The answer here is careful attention to the training data and the results. Noticing a lack of diversity or an overwhelming preference for a certain type of candidate takes a trained eye, but this is an important step.

In-processing models

AI can also participate in bias-reducing activities during training and processing. For example, adversarial models can run concurrently, minimizing errors for the primary objective while a second model penalizes the first for using certain parameters.

Adversarial models got their start in cybersecurity, where one model actively tried to break into another. In anti-bias, the models are trained to check each other as they work through a task such as hiring recommendations.

Post-processing models

The final piece to this puzzle is a safeguard in place after the training and processing complete. These principles examine the results of any given process and identify potential pitfalls, such as an overabundance of certain criteria (i.e., gender-based recommendations) or automatic review when the model is least certain of an outcome.

By safeguarding the conclusion, companies have the chance to review recommendations and conclusions. Suitable training helps ensure that all conclusions have a level of transparency that allows for review and pivoting throughout AI use.

Putting it all together

Consumers still aren’t fully invested in the use of artificial intelligence, putting the onus of trust onto companies. As more high-profile bias cases surface, companies must find a way to review their own AI-initiatives for even low levels of bias or risk losing valuable consumer trust.

Companies must be able to capture data to make informed decisions, but data-capture isn’t going to be easy without consumer trust. As internet and data-savvy consumers become more prevalent, businesses will have to prove that their data and artificial intelligence initiatives are 1.) transparent and 2.) free of bias.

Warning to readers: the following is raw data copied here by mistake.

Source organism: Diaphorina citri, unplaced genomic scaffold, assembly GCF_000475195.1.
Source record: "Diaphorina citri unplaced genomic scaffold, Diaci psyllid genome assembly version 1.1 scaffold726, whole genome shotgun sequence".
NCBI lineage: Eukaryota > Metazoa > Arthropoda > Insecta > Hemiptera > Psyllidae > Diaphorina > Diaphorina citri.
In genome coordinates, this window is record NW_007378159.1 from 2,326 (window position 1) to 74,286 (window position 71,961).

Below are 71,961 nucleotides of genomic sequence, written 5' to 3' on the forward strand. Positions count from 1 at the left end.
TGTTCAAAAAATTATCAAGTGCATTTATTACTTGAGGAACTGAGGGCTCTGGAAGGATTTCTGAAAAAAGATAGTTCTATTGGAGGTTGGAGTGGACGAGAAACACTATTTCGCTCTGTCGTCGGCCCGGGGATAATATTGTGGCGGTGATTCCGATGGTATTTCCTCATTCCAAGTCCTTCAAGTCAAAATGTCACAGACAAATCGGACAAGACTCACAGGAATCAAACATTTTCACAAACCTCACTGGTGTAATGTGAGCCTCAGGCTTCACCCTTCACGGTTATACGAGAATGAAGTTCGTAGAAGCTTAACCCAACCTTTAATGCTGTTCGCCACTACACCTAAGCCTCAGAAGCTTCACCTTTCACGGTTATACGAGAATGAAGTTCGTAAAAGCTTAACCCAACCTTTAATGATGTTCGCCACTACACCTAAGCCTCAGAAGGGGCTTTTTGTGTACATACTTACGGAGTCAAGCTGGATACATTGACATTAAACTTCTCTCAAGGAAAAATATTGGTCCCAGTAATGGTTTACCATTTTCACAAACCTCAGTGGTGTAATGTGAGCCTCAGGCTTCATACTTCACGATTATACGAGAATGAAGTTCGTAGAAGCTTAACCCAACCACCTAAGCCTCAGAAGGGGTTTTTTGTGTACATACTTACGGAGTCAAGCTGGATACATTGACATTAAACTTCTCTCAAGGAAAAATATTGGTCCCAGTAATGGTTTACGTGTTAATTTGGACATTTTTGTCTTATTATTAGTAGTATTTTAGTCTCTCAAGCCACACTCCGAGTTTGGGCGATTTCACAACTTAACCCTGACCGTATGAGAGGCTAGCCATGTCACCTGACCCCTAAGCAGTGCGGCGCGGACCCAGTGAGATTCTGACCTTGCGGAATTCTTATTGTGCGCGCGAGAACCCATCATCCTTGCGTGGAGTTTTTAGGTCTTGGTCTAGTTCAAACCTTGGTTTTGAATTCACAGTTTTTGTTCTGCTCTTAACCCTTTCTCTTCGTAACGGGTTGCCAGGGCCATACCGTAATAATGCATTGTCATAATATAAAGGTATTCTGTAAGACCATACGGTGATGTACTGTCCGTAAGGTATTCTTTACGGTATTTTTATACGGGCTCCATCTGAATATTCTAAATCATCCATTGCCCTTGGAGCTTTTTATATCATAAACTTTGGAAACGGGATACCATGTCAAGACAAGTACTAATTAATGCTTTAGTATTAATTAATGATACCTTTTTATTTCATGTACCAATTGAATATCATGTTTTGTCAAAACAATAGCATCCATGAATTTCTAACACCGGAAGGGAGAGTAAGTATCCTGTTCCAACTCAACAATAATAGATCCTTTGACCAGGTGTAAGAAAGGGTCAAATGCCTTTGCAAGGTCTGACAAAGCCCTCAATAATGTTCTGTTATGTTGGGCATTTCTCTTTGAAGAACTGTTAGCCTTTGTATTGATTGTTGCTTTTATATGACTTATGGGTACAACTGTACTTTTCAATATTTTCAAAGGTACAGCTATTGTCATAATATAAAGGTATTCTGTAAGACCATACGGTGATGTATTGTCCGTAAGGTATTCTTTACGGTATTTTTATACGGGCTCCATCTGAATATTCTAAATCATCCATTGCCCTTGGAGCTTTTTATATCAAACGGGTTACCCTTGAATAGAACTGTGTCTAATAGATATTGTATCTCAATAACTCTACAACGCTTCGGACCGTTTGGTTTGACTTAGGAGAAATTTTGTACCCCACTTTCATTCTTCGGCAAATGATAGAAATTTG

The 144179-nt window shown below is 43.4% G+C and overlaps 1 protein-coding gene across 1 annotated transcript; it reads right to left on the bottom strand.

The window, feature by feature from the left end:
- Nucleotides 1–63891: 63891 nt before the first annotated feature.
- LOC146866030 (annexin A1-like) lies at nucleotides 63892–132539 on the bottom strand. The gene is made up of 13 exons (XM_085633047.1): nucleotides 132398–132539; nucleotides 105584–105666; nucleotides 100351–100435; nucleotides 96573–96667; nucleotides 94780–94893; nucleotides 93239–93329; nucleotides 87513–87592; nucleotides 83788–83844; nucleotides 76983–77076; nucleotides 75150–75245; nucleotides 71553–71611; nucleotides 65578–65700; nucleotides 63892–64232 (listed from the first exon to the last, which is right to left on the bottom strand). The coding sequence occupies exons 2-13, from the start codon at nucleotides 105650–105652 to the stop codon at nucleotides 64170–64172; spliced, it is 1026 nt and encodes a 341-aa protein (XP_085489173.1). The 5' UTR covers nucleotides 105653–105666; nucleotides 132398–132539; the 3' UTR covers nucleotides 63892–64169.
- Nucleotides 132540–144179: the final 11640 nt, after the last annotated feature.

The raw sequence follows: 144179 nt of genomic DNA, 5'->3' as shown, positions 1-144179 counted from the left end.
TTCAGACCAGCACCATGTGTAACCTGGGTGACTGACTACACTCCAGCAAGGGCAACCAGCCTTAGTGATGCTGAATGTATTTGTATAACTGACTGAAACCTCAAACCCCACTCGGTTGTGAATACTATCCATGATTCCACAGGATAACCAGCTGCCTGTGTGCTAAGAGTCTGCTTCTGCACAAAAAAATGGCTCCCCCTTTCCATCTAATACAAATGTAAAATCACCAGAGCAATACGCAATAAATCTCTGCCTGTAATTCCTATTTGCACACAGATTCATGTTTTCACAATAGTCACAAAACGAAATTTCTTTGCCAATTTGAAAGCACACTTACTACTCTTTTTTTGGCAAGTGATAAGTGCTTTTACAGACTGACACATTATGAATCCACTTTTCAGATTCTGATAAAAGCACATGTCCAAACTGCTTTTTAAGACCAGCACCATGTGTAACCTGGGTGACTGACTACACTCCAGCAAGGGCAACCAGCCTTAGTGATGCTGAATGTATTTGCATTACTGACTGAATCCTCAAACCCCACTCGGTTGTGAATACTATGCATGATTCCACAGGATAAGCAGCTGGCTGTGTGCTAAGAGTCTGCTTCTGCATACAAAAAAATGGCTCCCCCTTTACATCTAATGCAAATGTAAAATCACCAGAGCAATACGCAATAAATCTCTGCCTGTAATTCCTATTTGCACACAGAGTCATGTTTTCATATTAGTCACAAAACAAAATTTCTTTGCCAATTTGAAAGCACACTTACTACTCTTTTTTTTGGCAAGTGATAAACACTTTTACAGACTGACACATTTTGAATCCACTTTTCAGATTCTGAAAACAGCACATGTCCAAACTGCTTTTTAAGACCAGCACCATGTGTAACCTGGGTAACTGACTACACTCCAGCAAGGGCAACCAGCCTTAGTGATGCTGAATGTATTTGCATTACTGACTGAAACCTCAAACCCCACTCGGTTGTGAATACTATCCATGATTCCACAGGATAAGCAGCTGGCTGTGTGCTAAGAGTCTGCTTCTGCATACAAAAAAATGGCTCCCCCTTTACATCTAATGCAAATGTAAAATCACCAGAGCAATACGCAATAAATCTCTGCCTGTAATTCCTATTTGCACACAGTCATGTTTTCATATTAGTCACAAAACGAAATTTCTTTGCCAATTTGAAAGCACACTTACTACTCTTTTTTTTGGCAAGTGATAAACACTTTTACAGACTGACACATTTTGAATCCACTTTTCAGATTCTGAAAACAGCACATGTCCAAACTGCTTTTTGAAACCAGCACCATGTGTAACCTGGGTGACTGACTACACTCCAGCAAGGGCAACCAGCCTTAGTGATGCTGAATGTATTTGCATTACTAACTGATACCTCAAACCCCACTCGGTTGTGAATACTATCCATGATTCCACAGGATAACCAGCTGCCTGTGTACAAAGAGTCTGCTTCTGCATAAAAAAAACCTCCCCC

The three-step system of checking behind artificial intelligence conclusions allows businesses to create true value that doesn’t leave money on the table — in concrete terms (fines or lost revenue) and soft cost (losing out on top talent).

We cannot create truly unbiased AI because humans are not unbiased. However, this doesn’t mean companies can rest on current systems. AI will become a differentiator to business success. To wrap up:

Fairer AI is possible

  • Training samples must include a variety of diverse criteria
  • A diverse team helps reduce overall bias and spot covert bias in training data
  • Regular audits are a must, both for training data and in conclusions
  • Models that continually check during in-processing reduce further bias potential
  • Anti-bias work in AI is not a suggestion — it’s a necessity.
Elizabeth Wallace

About Elizabeth Wallace

Elizabeth Wallace is a Nashville-based freelance writer with a soft spot for data science and AI and a background in linguistics. She spent 13 years teaching language in higher ed and now helps startups and other organizations explain - clearly - what it is they do.